YOU can't miss what's happening outside: Trees are bursting with colors of fire, gardens are swelling with squash, geese are honking on their way South.
For those of us who stick around, it's a time to gather our harvest and prepare for the coming winter. We take out our heavy coats, put up the storm windows, and store our vegetables. Don't forget that last batch of native corn.
But Northerners also take comfort in knowing that the necessities available now will still be on the market in February. Peaches can always be bought, however dearly. And with modern heating, you can spend a whole winter's day without putting your coat on. If it weren't for the leafy front lawn and the wake-me-up air, fall might pass us by altogether.
All the more reason to step out and sniff: The carelessness with which we are able to pass from season to season needn't hide us from its beauty. Nor should it diminish the more sobering message easily missed. For many in this hemisphere, from homeless Americans to desperate Armenians, fall sends a warning of winter and want ahead. Hot cider and foliage don't mean much when one has little to anticipate.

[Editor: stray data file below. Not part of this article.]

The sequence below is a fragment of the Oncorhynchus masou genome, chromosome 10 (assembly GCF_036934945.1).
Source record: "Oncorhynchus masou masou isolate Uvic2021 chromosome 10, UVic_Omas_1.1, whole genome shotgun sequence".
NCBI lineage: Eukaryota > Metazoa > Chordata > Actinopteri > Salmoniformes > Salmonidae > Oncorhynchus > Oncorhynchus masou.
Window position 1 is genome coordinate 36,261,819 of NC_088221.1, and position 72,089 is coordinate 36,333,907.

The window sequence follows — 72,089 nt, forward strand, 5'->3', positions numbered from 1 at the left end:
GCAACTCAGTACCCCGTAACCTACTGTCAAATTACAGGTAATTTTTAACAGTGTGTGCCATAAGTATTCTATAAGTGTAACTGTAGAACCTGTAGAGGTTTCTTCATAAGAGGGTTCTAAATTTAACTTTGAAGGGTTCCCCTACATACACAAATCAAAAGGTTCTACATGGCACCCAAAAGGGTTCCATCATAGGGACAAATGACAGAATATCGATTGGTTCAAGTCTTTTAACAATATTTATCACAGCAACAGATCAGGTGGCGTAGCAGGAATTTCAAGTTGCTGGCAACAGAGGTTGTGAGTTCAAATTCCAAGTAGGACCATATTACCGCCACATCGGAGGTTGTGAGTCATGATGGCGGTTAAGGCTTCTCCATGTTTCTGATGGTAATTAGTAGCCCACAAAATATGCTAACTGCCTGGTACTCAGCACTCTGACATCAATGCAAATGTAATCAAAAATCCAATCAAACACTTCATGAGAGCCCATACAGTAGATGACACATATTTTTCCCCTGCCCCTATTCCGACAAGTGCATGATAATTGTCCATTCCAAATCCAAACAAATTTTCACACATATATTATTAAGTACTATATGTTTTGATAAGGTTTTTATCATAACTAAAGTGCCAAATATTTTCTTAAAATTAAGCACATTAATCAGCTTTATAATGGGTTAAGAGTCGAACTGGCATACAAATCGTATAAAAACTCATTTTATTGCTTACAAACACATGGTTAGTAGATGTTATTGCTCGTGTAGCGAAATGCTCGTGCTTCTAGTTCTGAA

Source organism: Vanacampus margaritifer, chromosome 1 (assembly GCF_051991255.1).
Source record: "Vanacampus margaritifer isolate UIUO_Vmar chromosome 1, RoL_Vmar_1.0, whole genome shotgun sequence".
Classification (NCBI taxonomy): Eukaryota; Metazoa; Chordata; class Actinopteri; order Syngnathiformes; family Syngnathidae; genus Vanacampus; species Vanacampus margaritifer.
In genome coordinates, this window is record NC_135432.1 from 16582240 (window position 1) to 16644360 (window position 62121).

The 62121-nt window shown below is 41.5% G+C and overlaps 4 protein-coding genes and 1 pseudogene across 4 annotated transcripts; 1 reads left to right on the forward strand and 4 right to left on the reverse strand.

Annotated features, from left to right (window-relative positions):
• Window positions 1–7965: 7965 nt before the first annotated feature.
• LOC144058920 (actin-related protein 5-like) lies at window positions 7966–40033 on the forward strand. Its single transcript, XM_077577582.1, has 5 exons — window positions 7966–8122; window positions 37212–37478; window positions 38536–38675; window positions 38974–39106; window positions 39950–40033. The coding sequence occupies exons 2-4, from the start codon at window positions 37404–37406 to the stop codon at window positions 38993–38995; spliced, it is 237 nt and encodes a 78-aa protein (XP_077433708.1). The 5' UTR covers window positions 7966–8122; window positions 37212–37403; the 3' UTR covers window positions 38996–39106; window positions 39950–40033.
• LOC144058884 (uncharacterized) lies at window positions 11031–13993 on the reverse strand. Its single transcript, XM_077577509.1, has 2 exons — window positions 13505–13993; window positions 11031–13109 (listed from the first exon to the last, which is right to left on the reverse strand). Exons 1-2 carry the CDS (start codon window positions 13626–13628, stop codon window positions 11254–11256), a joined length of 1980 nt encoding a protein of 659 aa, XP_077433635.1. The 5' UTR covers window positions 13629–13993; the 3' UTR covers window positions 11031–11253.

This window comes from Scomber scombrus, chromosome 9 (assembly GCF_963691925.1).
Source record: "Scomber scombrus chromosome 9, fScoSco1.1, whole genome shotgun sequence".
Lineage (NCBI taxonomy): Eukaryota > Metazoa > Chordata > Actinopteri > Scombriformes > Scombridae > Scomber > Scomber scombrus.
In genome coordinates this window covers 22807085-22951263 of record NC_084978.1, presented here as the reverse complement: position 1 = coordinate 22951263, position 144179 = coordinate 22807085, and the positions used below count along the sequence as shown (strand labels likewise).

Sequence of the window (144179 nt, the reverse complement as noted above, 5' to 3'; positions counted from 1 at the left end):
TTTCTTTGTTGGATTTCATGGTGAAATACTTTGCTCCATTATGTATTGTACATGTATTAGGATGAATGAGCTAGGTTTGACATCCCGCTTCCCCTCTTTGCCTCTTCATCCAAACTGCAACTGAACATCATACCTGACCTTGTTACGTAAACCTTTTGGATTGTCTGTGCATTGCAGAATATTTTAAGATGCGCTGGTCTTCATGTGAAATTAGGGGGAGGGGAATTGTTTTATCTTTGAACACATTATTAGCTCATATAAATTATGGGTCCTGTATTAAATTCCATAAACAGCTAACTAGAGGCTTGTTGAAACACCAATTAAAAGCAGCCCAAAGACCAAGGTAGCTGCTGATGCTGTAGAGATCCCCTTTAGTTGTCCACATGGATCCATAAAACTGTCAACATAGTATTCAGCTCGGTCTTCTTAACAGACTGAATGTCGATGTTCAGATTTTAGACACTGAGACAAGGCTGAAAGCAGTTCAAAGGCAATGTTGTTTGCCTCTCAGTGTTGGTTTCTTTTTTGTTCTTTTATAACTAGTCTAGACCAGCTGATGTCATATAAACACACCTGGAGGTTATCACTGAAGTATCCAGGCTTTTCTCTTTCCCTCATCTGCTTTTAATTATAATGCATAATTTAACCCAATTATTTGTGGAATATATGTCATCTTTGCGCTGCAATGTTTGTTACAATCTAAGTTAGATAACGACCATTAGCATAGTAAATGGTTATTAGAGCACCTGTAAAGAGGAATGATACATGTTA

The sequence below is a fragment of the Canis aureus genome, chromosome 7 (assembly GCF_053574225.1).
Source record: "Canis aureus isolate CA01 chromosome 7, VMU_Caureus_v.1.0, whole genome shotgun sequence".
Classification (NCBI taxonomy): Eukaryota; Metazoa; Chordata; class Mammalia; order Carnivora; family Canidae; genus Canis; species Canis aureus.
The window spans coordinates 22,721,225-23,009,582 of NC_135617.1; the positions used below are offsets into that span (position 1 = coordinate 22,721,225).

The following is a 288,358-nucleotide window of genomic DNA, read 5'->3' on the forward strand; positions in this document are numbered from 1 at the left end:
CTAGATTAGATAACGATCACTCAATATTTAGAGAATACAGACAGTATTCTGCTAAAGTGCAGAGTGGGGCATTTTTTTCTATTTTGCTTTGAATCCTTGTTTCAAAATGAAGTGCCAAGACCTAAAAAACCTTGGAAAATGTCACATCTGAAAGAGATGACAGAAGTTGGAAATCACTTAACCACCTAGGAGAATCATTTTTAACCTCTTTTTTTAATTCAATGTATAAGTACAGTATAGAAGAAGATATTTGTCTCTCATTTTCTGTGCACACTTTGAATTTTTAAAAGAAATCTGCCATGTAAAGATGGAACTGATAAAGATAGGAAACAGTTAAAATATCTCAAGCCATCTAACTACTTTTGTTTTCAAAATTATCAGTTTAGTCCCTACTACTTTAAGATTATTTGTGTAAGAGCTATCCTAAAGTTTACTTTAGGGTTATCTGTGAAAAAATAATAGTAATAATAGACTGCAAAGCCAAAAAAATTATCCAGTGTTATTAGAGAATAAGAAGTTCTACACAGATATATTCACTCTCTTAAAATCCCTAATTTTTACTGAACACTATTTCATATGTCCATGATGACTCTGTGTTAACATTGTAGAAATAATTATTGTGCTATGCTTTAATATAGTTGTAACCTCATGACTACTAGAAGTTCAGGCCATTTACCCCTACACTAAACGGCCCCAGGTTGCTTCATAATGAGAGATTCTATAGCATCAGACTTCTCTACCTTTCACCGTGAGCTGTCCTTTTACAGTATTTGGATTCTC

But this want gives us, as we find such abundance, an opportunity to give to others. The elements are a leveler; so many these days are struggling to find something in common that the season may not be a bad place to start. It could lead us to understand that we actually do have more to share than the weather. In the meantime, we roll along from the autumnal equinox to the winter solstice together.
If we can't gather wood for a fire in Sarajevo or give away coal in Romania, we can still share these things: a cup of hot chocolate with someone who needs it, a sun-splashed walk with a small friend after school, a lawn to rake with a neighbor on the weekend. There's no season like this one, and no better way to appreciate its splendor and ward off its chill than to go outside and lend a hand.